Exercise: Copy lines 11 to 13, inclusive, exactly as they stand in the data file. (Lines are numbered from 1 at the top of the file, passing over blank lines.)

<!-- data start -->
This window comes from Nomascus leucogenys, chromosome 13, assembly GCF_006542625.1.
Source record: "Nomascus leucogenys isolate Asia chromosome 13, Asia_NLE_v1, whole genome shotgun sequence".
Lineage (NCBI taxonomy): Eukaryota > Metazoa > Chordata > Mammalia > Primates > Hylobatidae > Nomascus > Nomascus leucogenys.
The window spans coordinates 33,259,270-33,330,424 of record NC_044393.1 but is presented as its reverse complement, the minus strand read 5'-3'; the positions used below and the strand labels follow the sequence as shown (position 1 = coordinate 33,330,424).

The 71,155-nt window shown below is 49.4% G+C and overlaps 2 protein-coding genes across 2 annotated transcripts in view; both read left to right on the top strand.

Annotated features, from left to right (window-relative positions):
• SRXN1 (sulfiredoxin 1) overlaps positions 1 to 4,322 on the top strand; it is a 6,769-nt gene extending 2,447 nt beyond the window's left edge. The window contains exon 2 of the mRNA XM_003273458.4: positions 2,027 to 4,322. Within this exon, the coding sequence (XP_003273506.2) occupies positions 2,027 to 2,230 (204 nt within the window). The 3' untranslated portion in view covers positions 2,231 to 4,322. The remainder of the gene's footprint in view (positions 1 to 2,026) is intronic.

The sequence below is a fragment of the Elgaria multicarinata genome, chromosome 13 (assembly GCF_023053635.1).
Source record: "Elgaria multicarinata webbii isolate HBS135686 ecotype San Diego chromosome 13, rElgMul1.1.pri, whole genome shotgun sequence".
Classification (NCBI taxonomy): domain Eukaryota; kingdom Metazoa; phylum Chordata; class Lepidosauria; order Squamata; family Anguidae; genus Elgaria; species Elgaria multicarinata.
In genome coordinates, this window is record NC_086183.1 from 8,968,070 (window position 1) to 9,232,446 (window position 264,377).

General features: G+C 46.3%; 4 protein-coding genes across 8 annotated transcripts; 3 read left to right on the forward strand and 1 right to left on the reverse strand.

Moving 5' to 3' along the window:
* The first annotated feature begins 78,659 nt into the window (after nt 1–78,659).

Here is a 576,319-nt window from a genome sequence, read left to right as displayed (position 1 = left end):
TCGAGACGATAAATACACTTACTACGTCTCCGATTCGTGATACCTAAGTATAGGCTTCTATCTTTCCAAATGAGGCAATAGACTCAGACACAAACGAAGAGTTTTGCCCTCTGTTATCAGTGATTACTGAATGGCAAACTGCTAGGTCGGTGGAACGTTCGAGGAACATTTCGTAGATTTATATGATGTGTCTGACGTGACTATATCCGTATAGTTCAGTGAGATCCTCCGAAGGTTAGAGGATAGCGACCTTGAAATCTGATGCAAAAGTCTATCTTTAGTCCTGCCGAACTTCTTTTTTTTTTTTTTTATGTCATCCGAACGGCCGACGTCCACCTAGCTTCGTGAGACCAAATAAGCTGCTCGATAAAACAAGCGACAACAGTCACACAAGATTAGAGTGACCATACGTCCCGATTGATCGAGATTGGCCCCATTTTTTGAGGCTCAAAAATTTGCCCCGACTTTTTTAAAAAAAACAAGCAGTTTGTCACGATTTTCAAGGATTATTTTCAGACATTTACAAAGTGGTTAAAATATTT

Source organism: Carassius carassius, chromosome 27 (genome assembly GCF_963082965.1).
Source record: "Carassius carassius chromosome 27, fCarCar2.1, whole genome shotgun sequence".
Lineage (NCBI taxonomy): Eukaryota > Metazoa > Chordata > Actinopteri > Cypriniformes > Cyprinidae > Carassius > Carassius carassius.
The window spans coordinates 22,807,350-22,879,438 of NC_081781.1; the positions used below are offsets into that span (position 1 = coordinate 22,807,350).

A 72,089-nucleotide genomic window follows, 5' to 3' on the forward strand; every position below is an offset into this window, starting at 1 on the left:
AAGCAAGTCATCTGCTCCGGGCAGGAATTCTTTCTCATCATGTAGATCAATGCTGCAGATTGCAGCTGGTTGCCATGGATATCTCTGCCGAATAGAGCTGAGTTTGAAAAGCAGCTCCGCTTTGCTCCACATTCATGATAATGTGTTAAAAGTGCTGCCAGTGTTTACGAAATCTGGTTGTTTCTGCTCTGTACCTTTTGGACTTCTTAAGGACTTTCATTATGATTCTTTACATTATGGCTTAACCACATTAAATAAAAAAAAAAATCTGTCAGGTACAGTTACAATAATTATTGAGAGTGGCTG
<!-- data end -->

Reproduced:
In genome coordinates, this window is record NC_086183.1 from 8,968,070 (window position 1) to 9,232,446 (window position 264,377).

General features: G+C 46.3%; 4 protein-coding genes across 8 annotated transcripts; 3 read left to right on the forward strand and 1 right to left on the reverse strand.

Moving 5' to 3' along the window: